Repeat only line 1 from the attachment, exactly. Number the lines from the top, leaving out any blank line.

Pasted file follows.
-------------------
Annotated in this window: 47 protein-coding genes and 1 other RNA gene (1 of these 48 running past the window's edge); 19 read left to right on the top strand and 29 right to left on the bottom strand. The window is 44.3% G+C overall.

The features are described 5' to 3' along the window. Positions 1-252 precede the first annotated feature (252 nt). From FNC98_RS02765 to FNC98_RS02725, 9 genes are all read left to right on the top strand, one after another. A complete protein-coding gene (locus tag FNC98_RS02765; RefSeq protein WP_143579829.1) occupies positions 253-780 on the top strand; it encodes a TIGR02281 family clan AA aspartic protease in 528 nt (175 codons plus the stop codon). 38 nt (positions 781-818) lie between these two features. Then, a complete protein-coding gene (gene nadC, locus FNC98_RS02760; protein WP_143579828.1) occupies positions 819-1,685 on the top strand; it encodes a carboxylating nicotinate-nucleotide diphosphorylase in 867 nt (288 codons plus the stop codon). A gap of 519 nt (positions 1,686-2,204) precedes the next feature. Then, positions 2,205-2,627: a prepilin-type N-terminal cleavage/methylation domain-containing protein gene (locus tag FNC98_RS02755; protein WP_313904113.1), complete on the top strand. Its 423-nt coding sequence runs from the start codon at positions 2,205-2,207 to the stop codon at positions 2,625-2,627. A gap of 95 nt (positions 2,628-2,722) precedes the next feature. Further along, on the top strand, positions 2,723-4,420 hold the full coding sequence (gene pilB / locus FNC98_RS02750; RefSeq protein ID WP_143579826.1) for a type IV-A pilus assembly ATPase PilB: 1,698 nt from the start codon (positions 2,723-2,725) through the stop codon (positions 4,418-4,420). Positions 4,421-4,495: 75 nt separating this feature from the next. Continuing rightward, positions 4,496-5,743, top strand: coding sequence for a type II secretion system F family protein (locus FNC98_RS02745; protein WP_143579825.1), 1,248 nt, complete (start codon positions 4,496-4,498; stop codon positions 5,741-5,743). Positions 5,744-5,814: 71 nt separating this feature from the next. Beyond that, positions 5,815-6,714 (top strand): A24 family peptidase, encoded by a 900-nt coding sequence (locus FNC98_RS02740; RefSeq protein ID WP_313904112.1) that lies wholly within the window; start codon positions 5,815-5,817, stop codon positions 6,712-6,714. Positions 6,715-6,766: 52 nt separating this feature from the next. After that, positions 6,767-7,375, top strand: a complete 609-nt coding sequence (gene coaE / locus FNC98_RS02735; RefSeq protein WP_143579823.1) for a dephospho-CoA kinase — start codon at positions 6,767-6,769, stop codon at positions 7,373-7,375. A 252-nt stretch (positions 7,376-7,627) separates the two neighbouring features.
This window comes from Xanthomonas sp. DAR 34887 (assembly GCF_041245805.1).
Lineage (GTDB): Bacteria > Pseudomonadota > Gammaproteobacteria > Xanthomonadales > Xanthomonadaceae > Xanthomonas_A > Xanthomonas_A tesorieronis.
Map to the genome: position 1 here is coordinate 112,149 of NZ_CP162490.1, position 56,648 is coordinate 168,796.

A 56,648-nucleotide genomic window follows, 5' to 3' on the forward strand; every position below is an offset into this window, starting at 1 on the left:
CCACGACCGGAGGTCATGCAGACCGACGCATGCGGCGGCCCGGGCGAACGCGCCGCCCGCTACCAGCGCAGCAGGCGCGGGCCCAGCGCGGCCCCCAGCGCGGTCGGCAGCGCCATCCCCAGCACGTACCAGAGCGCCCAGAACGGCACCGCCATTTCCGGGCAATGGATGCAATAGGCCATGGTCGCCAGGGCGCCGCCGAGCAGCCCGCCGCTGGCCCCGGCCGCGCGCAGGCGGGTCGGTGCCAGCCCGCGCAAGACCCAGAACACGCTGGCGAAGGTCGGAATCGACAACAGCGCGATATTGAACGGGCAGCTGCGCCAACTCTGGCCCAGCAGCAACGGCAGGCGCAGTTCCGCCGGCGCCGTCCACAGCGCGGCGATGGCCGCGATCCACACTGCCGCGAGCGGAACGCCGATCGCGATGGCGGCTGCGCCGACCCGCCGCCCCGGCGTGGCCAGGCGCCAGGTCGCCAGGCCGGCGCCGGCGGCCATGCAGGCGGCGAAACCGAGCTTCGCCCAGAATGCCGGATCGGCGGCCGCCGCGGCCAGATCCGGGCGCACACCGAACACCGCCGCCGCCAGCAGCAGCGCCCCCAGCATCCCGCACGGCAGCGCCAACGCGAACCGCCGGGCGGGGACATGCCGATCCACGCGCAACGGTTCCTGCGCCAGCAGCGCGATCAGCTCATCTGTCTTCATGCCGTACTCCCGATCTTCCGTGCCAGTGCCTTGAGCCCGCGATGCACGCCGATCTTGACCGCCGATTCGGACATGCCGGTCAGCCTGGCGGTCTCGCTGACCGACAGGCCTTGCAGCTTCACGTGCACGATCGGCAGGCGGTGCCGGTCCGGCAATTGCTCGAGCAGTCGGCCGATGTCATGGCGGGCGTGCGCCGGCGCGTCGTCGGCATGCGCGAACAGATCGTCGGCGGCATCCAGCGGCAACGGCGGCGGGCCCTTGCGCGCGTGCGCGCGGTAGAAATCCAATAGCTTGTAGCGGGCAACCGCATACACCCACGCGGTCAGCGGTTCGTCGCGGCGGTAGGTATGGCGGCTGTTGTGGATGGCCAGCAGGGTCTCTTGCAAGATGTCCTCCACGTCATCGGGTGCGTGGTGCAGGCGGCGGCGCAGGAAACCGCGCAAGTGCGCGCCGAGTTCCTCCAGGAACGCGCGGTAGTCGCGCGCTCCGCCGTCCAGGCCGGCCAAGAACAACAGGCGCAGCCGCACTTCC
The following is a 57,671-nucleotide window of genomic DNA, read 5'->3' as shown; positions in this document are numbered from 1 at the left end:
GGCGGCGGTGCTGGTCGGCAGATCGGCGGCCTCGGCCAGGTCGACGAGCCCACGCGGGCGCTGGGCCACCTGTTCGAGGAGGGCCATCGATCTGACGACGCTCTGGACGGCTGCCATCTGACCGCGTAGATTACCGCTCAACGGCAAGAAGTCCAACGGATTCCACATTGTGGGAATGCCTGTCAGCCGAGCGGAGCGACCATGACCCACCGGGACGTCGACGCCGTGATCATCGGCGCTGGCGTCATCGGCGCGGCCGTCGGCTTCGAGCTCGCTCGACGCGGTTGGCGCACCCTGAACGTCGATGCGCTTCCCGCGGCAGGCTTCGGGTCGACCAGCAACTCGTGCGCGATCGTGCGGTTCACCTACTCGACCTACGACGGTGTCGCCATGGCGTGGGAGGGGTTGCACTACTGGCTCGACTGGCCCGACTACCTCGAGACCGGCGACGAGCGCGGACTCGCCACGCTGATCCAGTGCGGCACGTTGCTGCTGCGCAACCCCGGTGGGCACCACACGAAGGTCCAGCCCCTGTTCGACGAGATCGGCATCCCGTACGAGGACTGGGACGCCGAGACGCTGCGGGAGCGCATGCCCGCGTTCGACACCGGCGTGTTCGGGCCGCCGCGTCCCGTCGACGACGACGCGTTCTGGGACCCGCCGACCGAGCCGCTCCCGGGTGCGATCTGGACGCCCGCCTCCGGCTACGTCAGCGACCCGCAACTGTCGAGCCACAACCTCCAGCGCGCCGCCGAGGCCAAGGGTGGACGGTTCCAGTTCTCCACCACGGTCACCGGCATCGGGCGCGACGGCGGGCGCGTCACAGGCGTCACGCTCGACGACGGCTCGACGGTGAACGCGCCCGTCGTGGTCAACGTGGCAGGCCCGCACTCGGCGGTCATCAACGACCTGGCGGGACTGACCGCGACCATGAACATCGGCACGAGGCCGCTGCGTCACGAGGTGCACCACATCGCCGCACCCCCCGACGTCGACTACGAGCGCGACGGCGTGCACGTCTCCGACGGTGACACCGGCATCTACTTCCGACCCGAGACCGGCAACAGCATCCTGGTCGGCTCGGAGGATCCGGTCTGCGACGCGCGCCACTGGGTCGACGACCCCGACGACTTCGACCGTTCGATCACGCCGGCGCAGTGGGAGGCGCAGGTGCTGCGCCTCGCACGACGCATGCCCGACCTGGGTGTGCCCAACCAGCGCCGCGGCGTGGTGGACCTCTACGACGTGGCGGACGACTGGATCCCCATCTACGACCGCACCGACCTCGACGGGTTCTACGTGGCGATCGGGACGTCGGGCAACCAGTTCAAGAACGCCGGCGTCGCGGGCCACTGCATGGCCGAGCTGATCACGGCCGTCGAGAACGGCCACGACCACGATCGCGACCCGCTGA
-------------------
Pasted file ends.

Annotated in this window: 47 protein-coding genes and 1 other RNA gene (1 of these 48 running past the window's edge); 19 read left to right on the top strand and 29 right to left on the bottom strand. The window is 44.3% G+C overall.